Being super poor isn't that bad.
After graduation, most people go out to a big fancy dinner, spend lots of money on graduation gifts and have a big job all lined up. Nope. Not us. For dinner, we enjoyed Hamburger Helper from the $1 section at the grocery store (with free meat from my parents' farm). I gifted my husband a small $15 cooler he can use when he commutes to university this fall, and he is still working at the same part-time job, probably for the next two years.
In a way, it's a blessing to be poor. We track every cent we spend, we always communicate about our finances, we don't buy frivolous things, our house isn't full of "stuff", and we find creative ways to entertain ourselves. We use cloth diapers and eat simply. We have a garden and I only buy books at yard sales. Being poor has forced us to manage our money better and think ahead.
True, we can't have the nicer things in life. We buy furniture at garage sales and I'm a freecycle.org frequenter. But my husband is able to get an education. Since our income is low, we are receiving financial aid for college, plus extra grants for gas and books. Somehow, it all works out and we are able to pay for the things we need, and in the end, it's hard to put a price on education.
Now that I think about it, my family was pretty poor when I was little. At the time, I didn't even notice. I had everything I needed, including a loving family. Someday, when my husband has a real job, it will be nice to be stable and upgrade our couch from a brown hand-me-down to something that actually matches. But until then, I'm thankful for what we have.
Carrie S. from Yakima, WA
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GOOD LUCK AND BLESS YOU BOTH
What a great attitude, Carrie! You have your priorities right.
It's amazing what you can live on when you have to. About 25 years ago, we had just bought a small house, we had two kids, the baby had a disability and was constantly at the dr. and on meds. Back then there was no HMO, just the traditional insurance that had about $2,500 deductable. My husband had been laid off several times and finally landed a good job, but wasn't paid well ($11,000 a year). We never took vacations or went anywhere except for the occassional baseball game when he received tickets from venders at work. We paid the bills, $10.00 at a time and I learned to shop on a budget. We didn't starve by any means and thinking back, I don't think we were deprived. Now things are a lot different, but we still don't take vacations, we do eat better food (not generic), I still have a vegetable garden at the same small house, we pay our credit card off each month and I still love going to thrift stores to get a bargain! I think we appreciate things more if we have to sacrifice and it stays with you forever. I still think if we won a great deal of money in the lottery, I probably wouldn't know how to spend it! I would just save it!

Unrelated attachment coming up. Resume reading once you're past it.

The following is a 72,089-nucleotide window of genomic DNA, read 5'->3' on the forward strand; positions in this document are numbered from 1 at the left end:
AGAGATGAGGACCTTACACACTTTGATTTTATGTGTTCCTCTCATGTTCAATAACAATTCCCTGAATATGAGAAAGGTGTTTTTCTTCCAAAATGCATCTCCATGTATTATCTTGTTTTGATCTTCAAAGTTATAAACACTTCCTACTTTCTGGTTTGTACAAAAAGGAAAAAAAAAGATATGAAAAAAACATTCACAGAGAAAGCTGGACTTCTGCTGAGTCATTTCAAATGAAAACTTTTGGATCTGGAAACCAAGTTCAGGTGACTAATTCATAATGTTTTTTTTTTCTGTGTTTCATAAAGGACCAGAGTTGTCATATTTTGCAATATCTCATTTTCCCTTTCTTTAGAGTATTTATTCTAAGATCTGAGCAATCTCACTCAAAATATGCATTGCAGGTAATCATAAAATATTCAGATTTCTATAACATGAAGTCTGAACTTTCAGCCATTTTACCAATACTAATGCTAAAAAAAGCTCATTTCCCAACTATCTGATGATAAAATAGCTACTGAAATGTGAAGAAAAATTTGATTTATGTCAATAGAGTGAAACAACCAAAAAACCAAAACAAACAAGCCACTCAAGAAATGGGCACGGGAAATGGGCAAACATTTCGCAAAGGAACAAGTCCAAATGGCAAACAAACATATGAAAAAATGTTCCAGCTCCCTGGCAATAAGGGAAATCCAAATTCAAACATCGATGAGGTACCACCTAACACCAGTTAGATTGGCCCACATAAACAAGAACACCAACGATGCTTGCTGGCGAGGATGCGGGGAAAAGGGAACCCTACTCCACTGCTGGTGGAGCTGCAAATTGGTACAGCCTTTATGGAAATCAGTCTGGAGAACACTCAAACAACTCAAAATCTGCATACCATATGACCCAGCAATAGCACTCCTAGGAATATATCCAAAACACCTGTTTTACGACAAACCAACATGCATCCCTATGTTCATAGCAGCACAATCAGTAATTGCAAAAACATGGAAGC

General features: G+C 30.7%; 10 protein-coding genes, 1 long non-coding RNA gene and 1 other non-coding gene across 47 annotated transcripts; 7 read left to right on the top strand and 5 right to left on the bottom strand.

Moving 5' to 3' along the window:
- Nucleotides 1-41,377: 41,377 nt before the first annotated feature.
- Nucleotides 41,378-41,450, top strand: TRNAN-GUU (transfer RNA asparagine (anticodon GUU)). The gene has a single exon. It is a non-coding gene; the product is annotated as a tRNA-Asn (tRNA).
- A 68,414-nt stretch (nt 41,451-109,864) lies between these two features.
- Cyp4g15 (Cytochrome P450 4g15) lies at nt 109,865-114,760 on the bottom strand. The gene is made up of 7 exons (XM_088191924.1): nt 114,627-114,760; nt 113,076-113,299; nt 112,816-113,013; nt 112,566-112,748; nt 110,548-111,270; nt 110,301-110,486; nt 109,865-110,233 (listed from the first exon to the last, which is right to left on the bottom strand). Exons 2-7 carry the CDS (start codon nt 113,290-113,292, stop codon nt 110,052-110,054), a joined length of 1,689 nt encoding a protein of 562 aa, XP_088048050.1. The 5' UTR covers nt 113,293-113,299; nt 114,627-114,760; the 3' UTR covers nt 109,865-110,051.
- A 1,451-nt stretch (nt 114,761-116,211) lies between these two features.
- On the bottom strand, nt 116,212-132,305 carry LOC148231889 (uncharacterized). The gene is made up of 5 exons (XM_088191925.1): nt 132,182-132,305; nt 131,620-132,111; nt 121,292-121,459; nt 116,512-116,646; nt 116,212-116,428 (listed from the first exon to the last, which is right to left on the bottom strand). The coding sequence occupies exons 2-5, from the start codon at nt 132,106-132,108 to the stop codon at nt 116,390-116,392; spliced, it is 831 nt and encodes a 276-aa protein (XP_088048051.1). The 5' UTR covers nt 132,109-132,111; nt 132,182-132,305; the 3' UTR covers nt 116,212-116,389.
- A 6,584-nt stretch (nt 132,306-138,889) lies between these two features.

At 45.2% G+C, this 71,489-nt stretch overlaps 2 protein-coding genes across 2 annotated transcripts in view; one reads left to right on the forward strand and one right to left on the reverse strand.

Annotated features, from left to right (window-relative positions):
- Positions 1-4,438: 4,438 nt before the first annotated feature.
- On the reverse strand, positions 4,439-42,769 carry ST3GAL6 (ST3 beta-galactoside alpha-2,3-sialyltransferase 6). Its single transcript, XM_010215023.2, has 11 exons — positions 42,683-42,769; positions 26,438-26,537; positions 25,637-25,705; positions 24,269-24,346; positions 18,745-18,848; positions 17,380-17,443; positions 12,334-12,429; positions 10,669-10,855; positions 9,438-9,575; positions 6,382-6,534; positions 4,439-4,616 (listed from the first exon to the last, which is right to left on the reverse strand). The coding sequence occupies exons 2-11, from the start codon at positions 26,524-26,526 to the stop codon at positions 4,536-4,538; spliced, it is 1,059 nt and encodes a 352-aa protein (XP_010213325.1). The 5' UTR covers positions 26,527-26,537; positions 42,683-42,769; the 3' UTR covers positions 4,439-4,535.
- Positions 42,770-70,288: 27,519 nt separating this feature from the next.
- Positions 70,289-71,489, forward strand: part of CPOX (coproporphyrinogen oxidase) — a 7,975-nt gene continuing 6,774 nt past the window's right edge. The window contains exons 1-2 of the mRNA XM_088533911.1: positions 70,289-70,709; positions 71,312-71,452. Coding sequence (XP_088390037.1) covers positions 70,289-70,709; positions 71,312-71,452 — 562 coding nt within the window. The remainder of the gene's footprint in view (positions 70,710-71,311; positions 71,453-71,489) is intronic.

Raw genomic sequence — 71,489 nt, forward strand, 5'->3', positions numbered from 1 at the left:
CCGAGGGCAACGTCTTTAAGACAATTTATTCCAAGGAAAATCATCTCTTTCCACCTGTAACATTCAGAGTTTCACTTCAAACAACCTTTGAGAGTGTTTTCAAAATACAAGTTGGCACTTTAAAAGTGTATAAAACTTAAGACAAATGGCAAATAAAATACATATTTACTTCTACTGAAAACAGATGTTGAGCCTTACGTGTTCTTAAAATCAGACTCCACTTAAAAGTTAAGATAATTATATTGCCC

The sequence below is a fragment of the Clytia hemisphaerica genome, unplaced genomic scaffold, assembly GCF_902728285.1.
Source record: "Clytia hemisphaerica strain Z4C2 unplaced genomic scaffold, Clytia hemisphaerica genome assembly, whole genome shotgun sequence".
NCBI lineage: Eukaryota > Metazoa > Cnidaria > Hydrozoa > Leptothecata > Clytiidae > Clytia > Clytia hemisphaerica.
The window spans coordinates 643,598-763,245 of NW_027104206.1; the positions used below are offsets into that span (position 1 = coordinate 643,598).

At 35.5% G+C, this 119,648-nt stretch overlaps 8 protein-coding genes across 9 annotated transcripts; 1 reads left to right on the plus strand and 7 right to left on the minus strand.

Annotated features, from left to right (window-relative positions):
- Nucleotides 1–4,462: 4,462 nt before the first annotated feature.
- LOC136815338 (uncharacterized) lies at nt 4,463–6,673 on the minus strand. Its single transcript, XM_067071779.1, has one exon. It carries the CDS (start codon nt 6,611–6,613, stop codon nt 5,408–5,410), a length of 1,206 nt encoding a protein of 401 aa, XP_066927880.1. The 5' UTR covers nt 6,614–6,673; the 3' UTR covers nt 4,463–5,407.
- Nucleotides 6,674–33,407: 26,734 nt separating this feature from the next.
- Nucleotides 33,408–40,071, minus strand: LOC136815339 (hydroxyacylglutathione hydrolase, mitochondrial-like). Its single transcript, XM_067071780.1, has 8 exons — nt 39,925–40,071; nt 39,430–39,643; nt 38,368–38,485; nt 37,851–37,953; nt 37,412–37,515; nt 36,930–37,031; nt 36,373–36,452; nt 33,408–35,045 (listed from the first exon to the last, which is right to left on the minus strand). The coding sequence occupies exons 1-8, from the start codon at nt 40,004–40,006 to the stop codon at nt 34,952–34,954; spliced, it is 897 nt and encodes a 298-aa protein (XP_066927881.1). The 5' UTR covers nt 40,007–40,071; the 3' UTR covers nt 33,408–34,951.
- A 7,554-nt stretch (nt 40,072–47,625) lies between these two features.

Hi Carrie, I know all about being frugal. I also, wanted to say that my brother and his family live in Yakima, WA. Well good luck to you and your family and God Bless.
Having been at all places on the wealth/income scale, I can say that the time I was most limited was certainly the most fun. Always something physical to do, so no time to sit around getting neurotic.
The larger the house, the more each cost related to it comes--gardener, pool man, housekeeper, car payments, and the neverending repairs to deal with.
I grew up with money--my Dad's--but I was always on guard for what I said and did, because people watched and talked about anything we did in public. I remember one lady actually remembered what I wore a year before to a party. I didn't. When we were in public, people would become very quiet, so they could hear what we talked about.
In medical school, I had to be very frugal. Everyone had loans, scholarships and/or grants.
Later, when I was in practice, I rarely saw my family. I met one lady outside my house, who parked there every day so she could dream about living in my house, she told me. I thought this was the most frugal guard service I could find.
Then, after many years, I was disabled. Now, I'm back to frugal. It's just as good as I remember, and the best part is, my family and I are closer than ever.
You are learning the important things in life. "Things" will come later and be much more appreciated. Experience has taught me that and I wish I could teach that to my children and grandchildren who "have things". Keep up the good work.
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